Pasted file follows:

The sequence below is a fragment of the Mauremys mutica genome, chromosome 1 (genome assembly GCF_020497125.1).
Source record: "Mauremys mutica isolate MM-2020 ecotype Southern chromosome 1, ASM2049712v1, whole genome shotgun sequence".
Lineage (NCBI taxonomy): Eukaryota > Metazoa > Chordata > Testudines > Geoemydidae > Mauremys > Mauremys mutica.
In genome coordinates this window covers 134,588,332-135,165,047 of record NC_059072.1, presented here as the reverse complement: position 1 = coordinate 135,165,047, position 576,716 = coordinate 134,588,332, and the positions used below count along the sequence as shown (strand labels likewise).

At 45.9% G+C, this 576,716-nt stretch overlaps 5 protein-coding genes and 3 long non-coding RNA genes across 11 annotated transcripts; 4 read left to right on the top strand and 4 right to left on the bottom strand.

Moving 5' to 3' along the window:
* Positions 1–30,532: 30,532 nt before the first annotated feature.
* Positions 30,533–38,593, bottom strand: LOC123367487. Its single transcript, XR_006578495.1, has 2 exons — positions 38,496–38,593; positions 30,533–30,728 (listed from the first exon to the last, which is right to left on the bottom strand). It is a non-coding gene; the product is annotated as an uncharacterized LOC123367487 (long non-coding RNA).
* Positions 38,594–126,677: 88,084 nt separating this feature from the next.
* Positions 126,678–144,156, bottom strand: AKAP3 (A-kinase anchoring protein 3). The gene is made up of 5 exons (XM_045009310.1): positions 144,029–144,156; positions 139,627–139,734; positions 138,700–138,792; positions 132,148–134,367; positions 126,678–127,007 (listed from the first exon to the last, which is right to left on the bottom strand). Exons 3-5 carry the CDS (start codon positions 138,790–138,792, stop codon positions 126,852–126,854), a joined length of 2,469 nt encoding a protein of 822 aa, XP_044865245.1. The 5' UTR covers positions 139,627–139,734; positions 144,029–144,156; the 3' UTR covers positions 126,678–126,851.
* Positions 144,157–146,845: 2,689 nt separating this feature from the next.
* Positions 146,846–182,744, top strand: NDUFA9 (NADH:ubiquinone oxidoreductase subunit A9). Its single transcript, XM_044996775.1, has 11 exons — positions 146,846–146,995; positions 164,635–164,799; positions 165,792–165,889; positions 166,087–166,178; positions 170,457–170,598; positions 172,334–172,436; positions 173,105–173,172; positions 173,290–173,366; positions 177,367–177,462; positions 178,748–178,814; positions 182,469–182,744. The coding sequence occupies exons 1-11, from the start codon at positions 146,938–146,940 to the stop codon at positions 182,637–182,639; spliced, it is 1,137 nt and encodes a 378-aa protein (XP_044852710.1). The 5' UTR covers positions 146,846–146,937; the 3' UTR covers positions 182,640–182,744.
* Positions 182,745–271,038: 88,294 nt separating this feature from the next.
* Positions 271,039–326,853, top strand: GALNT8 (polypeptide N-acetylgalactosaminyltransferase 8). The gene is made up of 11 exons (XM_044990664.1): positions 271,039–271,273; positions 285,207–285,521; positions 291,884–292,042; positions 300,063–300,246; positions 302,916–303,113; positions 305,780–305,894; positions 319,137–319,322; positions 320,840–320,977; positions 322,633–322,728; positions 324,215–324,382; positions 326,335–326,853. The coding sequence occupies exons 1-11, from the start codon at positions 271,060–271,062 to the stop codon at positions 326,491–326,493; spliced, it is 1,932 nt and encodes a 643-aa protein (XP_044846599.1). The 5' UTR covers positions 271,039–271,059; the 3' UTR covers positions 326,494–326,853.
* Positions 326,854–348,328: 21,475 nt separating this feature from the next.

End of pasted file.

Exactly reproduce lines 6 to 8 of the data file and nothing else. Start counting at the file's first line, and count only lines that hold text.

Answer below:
Moving 5' to 3' along the window:
* Positions 1–30,532: 30,532 nt before the first annotated feature.
* Positions 30,533–38,593, bottom strand: LOC123367487. Its single transcript, XR_006578495.1, has 2 exons — positions 38,496–38,593; positions 30,533–30,728 (listed from the first exon to the last, which is right to left on the bottom strand). It is a non-coding gene; the product is annotated as an uncharacterized LOC123367487 (long non-coding RNA).